I still do not have my settings right to get informed on any changes on PartnerSource. Luckily, however, I am having a network that every now and then does the job for me. So what's up, Doc? Have a look here. MS is asking us to give "feedback on the linguistic quality of your local product". Not sure if I was one of the triggers to this (of course I would like to think I was ), but sure enough it's a good opportunity to help MS understand how we think about this.
Should I say more? Of course I should: typically this survey is addressing the overall satisfaction and does not very well in nuances.
Thanx Peter. Thanx Jan.
Through one of my German colleagues I stumbled over the Enable for Microsoft Dynamics NAV Server feature. One I hadn't be aware of it before.
We were discussing the upgrade of a solution to RTC and how we might use the warning messages thrown by the CSIDE compiler in the Error List window as a means in assessing the effort needed for this job.
"Be sure to have this feature enabled otherwise the warnings will not be thrown", he said. "OK", I said, "so aren't these messages thrown on a proprietary database server?" "Probably not", he answered. As the solution is humongous, on NAV 2009 Classic, we weren't just going to tick the check box and see what would happen. So I suggested to do some research and find as much as possible info.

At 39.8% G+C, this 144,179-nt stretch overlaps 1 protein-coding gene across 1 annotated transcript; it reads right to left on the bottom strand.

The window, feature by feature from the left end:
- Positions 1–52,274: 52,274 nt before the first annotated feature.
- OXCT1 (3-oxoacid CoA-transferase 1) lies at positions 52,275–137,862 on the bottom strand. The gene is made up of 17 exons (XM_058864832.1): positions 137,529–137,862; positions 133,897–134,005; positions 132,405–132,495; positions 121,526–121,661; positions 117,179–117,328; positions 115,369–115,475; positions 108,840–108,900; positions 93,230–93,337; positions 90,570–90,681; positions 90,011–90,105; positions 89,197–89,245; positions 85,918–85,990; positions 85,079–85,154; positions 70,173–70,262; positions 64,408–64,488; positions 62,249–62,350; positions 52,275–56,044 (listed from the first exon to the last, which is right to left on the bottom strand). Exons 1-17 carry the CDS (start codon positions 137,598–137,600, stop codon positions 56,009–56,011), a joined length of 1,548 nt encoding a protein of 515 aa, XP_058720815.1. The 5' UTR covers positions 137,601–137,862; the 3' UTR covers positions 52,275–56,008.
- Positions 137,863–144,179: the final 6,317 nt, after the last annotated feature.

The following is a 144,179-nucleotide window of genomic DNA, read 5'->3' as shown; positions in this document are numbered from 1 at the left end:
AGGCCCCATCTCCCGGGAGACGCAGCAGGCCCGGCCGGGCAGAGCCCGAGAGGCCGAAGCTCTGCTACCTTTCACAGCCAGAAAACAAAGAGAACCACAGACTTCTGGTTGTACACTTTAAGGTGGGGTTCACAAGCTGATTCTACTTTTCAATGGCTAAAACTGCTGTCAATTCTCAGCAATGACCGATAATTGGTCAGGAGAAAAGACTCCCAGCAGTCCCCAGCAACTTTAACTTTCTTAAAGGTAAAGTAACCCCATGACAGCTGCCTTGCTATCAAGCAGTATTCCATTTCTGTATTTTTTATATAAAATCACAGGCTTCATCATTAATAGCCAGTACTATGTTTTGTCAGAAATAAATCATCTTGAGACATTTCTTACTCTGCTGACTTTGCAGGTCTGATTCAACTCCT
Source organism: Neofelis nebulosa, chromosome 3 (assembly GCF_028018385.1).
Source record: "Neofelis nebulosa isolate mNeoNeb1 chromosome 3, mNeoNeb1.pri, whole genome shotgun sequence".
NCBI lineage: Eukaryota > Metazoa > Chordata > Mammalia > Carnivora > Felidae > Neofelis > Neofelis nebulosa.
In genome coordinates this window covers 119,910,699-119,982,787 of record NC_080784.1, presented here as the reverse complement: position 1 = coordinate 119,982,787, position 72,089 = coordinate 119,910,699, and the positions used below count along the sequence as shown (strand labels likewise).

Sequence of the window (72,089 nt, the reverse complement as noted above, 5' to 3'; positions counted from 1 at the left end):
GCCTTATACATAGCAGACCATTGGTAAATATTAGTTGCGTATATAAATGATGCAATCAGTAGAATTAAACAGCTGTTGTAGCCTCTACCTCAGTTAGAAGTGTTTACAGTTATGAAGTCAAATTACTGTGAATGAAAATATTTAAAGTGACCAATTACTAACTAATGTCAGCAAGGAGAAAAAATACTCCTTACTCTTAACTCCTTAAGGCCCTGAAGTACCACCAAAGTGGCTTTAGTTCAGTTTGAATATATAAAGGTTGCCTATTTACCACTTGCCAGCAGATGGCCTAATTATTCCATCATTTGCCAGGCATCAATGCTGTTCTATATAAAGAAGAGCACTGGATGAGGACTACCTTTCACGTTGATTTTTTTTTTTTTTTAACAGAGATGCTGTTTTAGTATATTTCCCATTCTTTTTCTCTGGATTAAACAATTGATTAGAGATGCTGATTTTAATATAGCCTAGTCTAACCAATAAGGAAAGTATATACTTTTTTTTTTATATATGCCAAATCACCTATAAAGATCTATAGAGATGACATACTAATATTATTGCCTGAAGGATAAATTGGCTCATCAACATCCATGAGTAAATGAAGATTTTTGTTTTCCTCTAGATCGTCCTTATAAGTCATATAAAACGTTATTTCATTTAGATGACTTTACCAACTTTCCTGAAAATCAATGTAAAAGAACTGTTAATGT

First I searched on the various forums and blogs for Enable for Microsoft Dynamics NAV Server. Did get only one hit; on the NAV Team Blog: What is the "Enable for Microsoft Dynamics NAV Server" option? Looked promising but appeared to be not very helpful (see my comment attached to the post). To select "this option [...] if you are deploying the RoleTailored client" had already come to mind through the self-explanatory description of the check box.
I wanted to know what exactly is triggered/installed/updated/... by selecting this option.
Thus I continued my search.
First I had a look at the CSIDE on the proprietary database server and what the Error List would show me. I compiled a number of objects that clearly did have code "obsolete for Microsoft Dynamics NAV Server", as many of these RTC warnings tell you. Result: only errors were listed:
As I obviously could not find the Enable for Microsoft Dynamics NAV Server check box, I now turned to a SQL Server setup. I.e. created a new database without the Enable for Microsoft Dynamics NAV Server checked, imported the application objects and compile them. Result: again only errors listed.
So, yes indeed, I turned on the Enable for Microsoft Dynamics NAV Server feature to recompile the objects and see. Aha, turning on the features triggers the system to process all application objects:
We guessed it was recompiling them which was confirmed by the comment of MSFT Dean McCrae on this mibuso post that actually addresses another aspect of the Enable for Microsoft Dynamics NAV Server feature (see below).
OK, once the objects were processed I did the recompile. Result: errors AND warnings were listed: